Are Private Markets Effective for Rural Electrification?
- Jan 13, 2015 11:58 am GMTJul 7, 2018 9:10 pm GMT
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Schemes to galvanize private investment in rural electrification in the world’s poorest countries were launched with much fanfare but have delivered disappointing results. Research by Imperial College London investigates the reasons for the gap between expectation and reality.
Co-authored with Dr. Rob Gross, Director of the Imperial College Centre for Energy Policy and Technology
Almost 600 million people in Sub-Saharan Africa do not have access to electricity. According to the IEA universal energy access could be achieved across the region by 2030, but rural electrification would require investment of around $20 billion per year – almost double current levels of spending across the entire Sub-Saharan electricity sector. Where is this money going to come from?
For the last two decades many have argued that the private sector must hold the solution. Projects led by the private sector are often considered to be inherently more efficient than those managed by governments, and agencies such as the World Bank and the IMF frequently condition their donor support on reforms to encourage private participation. Moreover, political appetite to increase public spending on international development has been limited since the financial crisis.
Yet just 22% of global investments in energy access projects come from private funds at present. And whilst the rich donor nations are prescribing private funding for the poorest, this was not the model they followed themselves; electricity supplies in rich countries were largely developed decades ago, in an era where high levels of state intervention were the norm. Rapidly industrialising nations such as China have broadly followed suit, with extensive state investment in energy infrastructure. Some advanced countries, notably the UK, are now questioning the ability of liberalised markets to deliver secure electricity supplies whilst meeting environmental goals. Britain’s Electricity Market Reform does not renationalise the power industry, but it does recreate conditions where the government has a much larger role in directing investment. Does this mean that the privately-led model we are imposing on poorer nations is one that we no longer consider fit for ourselves?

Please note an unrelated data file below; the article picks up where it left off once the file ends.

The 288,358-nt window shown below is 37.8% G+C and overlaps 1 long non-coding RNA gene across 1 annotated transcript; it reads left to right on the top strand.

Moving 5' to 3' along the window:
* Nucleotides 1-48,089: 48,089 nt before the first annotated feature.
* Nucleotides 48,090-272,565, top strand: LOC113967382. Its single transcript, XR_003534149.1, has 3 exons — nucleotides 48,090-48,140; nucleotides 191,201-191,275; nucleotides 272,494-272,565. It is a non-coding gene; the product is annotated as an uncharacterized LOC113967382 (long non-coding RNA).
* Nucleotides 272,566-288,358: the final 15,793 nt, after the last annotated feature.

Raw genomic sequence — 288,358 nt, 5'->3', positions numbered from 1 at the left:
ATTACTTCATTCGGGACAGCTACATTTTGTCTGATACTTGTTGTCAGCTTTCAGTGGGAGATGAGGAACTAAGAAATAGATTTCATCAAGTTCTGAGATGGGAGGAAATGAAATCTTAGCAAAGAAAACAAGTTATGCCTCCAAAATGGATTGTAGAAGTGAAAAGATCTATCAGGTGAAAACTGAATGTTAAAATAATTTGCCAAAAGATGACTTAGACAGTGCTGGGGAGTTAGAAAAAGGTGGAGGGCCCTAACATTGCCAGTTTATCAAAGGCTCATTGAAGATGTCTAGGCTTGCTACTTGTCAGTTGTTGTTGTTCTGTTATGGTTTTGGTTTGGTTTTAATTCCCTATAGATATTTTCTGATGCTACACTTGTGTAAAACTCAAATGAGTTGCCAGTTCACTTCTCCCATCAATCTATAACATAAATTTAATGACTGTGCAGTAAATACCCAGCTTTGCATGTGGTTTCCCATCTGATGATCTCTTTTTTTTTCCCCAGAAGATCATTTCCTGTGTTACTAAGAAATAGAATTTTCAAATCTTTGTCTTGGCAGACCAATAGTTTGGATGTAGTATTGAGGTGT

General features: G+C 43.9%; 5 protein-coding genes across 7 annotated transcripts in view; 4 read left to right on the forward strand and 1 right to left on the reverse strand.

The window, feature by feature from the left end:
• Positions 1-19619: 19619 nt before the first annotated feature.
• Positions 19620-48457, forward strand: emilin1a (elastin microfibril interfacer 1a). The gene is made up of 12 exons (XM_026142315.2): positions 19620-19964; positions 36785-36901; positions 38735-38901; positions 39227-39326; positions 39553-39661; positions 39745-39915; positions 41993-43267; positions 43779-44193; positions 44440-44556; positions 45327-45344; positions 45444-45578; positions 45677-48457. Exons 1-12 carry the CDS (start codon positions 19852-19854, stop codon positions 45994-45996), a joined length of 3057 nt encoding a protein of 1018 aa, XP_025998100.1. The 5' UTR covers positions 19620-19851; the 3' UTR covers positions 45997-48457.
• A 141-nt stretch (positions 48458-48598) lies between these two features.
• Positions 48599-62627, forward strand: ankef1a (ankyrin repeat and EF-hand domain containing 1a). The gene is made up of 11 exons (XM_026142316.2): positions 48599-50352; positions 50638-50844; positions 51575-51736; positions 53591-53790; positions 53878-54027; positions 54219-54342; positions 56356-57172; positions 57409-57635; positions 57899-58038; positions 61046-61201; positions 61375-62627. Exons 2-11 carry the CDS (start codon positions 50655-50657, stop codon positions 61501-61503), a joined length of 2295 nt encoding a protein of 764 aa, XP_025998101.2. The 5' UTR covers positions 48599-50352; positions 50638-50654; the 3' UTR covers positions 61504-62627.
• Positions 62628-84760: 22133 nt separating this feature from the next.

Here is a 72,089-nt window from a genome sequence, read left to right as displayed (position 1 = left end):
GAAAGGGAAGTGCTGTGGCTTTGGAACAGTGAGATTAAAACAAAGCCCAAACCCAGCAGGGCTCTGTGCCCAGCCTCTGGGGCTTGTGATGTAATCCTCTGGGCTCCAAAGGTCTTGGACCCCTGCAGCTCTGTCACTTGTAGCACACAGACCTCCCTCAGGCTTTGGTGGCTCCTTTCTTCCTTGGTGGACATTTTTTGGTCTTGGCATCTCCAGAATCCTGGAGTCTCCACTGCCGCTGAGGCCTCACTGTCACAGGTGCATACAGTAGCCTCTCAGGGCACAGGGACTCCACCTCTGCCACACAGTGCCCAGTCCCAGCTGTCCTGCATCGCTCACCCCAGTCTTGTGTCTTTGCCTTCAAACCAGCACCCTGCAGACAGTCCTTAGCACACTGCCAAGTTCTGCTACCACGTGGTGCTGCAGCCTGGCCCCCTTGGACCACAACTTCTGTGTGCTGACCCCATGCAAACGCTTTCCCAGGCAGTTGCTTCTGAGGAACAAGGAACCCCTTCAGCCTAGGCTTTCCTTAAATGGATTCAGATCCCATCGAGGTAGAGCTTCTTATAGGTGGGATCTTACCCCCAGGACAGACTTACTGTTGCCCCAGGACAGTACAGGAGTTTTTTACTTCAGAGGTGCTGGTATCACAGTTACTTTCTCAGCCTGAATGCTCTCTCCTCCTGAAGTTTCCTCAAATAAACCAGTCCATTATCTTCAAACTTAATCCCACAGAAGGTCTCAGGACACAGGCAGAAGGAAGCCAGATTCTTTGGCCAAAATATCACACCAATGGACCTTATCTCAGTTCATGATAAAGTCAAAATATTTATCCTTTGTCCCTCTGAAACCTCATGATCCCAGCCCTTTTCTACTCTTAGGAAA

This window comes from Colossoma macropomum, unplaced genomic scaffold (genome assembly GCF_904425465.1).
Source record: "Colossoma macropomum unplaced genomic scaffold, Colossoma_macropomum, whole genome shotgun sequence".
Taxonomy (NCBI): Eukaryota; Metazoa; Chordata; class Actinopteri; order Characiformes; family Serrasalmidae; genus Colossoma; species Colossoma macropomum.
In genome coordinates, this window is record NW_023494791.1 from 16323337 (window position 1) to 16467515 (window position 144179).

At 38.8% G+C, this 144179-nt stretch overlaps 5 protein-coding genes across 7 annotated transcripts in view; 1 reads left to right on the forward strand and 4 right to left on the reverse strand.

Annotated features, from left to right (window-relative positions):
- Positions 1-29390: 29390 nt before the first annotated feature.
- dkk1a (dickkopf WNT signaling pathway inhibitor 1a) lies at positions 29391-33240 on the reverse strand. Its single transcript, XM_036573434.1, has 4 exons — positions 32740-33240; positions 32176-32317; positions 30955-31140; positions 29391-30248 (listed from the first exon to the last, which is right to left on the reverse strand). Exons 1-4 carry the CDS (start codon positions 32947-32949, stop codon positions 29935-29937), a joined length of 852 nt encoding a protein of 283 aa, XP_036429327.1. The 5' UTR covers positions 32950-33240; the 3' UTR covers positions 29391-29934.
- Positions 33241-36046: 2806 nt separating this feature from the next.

Senegal is one of the many countries that rely on international assistance to improve its public services. It has partially privatised rural electrification in order to access funds from international donors. On paper at least this appeared to be a big success, with Senegal’s ‘Rural Electrification Priority Programme’ being much lauded in early evaluations. This cleverly-designed flagship scheme encourages private bidders to seek additional third-party funding in order to maximise the number of new rural electricity connections they can offer. Electricity majors including EDF and Morocco’s ONE have won contracts, bringing with them unprecedented promises of private finance – 49% on average. Yet our research reveals that in reality the Programme’s impacts on rural communities have been very limited. It did not connect any new households to electricity supplies during the first decade of operation (2002-2012).